This weekend, a fierce gun battle between two drug gangs in Rio de Janeiro’s “Monkey Hill” slum left some ten suspected gang members dead and entire neighborhoods fearing for their lives as the sound of automatic fire could be heard all day long. At one point, a police helicopter, loitering over the area to direct anti-gang police measures, was hit by gunfire, caught fire and crashed, killing two police on board and injuring several others.
The drug violence of Rio’s favelas is nothing new. But the helicopter shoot-down was shocking, just as it was to hear of such incredible violence in a city that just a month before had been tapped over contenders such as Chicago and Tokyo to host the 2016 Summer Olympics.
In light of the recent gun battle, Brazilian officials have sent thousands of extra police into the slum to crack down on the violence and lawlessness there, but clearly, they face an uphill struggle. Even though the Olympics are several years away, the level of the security problem in the city will surely cast as much of a shadow over the coming games as terrorism fears did over the 2004 Olympics in Athens. At the moment, the U.S. State Department notes that Rio is a fairly dangerous city, crimewise, and that all of Brazil has a crime rate that is quadruple that of the United States. The Overseas Security Advisory Council echoes the State Department’s assessment of things, noting that the “Government of Brazil (GoB) is locked in an intense struggle against drug gangs for control of large areas of the Rio de Janeiro metropolitan area.” After this weekend’s carnage, even that assessment seems to be putting things mildly.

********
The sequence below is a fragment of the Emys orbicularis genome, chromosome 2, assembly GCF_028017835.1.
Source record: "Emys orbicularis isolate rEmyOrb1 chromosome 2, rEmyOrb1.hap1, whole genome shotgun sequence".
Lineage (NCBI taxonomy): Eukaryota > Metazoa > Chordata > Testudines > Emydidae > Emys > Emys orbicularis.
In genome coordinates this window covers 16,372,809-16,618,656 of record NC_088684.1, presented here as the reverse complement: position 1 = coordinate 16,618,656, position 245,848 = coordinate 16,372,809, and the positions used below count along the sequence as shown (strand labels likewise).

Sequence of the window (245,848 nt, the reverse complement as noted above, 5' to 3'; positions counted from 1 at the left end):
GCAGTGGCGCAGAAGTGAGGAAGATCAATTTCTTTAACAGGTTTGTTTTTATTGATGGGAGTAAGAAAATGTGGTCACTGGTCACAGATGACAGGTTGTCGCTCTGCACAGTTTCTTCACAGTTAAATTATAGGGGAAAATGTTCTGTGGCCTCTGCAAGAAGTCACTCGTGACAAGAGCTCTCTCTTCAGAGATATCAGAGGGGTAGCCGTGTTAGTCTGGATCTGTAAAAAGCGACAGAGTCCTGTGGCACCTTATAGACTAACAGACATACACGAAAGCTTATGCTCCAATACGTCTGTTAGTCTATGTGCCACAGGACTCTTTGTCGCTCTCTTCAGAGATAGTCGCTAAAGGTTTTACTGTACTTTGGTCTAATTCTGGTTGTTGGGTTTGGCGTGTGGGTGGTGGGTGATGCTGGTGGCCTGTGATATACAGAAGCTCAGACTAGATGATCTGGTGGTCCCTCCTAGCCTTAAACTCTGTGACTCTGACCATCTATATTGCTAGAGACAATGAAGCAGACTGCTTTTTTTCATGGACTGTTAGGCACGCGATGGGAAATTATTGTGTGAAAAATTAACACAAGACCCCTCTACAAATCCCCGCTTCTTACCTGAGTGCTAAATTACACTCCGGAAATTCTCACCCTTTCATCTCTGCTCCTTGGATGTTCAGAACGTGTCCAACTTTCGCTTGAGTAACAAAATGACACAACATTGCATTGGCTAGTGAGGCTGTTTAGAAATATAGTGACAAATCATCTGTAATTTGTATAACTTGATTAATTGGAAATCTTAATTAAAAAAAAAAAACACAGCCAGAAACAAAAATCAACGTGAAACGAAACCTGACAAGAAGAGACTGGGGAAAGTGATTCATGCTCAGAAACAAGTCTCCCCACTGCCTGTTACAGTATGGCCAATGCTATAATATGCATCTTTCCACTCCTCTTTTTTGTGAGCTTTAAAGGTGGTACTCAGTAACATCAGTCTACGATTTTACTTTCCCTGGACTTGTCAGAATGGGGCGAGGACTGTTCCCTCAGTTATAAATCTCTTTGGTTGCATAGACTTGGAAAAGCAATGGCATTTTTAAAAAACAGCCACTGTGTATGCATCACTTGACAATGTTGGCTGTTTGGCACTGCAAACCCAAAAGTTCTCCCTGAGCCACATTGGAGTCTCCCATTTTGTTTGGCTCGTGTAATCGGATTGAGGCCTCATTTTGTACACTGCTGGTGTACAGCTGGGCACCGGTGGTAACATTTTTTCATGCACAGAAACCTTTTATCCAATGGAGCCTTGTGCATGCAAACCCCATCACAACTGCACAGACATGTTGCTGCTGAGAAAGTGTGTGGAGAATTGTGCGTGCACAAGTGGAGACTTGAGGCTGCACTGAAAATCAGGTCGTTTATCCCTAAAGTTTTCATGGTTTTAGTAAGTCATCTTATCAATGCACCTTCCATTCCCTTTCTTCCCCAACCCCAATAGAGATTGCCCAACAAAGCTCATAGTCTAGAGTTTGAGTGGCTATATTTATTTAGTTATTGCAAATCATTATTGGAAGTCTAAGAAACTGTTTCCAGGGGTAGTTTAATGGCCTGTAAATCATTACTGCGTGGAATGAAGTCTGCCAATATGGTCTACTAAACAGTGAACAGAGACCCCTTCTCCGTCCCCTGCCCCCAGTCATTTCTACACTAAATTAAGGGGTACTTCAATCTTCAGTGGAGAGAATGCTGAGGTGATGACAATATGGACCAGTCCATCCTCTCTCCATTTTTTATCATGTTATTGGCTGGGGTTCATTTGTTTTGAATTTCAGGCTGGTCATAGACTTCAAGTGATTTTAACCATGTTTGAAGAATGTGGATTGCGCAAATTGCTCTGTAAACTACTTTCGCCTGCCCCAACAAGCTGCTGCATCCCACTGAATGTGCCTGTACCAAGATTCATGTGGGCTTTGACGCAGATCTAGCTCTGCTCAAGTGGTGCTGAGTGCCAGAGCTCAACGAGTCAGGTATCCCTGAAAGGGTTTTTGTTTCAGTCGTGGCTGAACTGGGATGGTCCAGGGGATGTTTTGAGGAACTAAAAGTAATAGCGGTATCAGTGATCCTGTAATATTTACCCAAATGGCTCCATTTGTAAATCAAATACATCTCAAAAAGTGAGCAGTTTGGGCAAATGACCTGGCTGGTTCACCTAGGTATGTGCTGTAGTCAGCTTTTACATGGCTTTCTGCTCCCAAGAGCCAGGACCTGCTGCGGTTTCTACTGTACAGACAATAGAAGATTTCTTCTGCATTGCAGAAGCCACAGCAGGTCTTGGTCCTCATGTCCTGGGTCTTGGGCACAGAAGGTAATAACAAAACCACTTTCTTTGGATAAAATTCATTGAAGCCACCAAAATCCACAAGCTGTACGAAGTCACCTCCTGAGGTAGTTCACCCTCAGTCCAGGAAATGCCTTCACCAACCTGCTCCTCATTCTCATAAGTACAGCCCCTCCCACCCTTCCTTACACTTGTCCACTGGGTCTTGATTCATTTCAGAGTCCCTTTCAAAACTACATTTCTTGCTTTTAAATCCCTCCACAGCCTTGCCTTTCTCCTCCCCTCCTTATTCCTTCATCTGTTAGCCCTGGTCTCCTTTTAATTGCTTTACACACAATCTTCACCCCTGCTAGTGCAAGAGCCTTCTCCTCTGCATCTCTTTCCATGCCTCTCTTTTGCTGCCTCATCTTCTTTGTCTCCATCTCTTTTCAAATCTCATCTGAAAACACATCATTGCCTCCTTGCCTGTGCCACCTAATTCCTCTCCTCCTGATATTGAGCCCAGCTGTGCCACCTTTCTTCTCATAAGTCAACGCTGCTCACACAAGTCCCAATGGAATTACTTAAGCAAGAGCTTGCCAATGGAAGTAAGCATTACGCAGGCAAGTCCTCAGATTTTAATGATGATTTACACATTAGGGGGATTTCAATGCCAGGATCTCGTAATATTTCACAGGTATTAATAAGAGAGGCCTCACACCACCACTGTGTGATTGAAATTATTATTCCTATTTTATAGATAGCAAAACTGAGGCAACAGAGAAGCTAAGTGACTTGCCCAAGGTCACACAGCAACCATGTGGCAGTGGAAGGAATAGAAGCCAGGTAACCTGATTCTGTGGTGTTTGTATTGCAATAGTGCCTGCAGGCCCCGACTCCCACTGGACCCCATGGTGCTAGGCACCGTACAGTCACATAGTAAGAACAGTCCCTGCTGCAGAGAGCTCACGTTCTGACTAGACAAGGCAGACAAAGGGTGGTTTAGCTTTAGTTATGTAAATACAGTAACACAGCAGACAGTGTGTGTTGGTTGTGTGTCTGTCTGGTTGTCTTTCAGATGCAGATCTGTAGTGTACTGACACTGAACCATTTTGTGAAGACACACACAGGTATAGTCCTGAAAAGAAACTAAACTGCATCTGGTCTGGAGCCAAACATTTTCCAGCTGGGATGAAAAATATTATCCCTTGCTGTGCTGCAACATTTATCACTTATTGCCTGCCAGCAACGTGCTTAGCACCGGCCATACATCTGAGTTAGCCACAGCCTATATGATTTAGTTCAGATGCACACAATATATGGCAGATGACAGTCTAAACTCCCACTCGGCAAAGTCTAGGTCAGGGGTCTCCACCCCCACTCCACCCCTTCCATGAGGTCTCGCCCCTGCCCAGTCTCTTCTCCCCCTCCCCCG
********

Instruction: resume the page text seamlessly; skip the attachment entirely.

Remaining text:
Hopefully, Brazil can marshall the resources and the will needed to address the security problem in a permanent fashion, rather than temporarily suppressing it or displacing it elsewhere. The Olympics have a nasty habit of costing its host cities far more in the long run than they bring in, revenue-wise. After this weekend’s Monkey Hill bloodbath, it might be tempting to wonder if money spent on stadiums and athlete villages should be first spent on keeping the poor sections of town free of machinegun fire.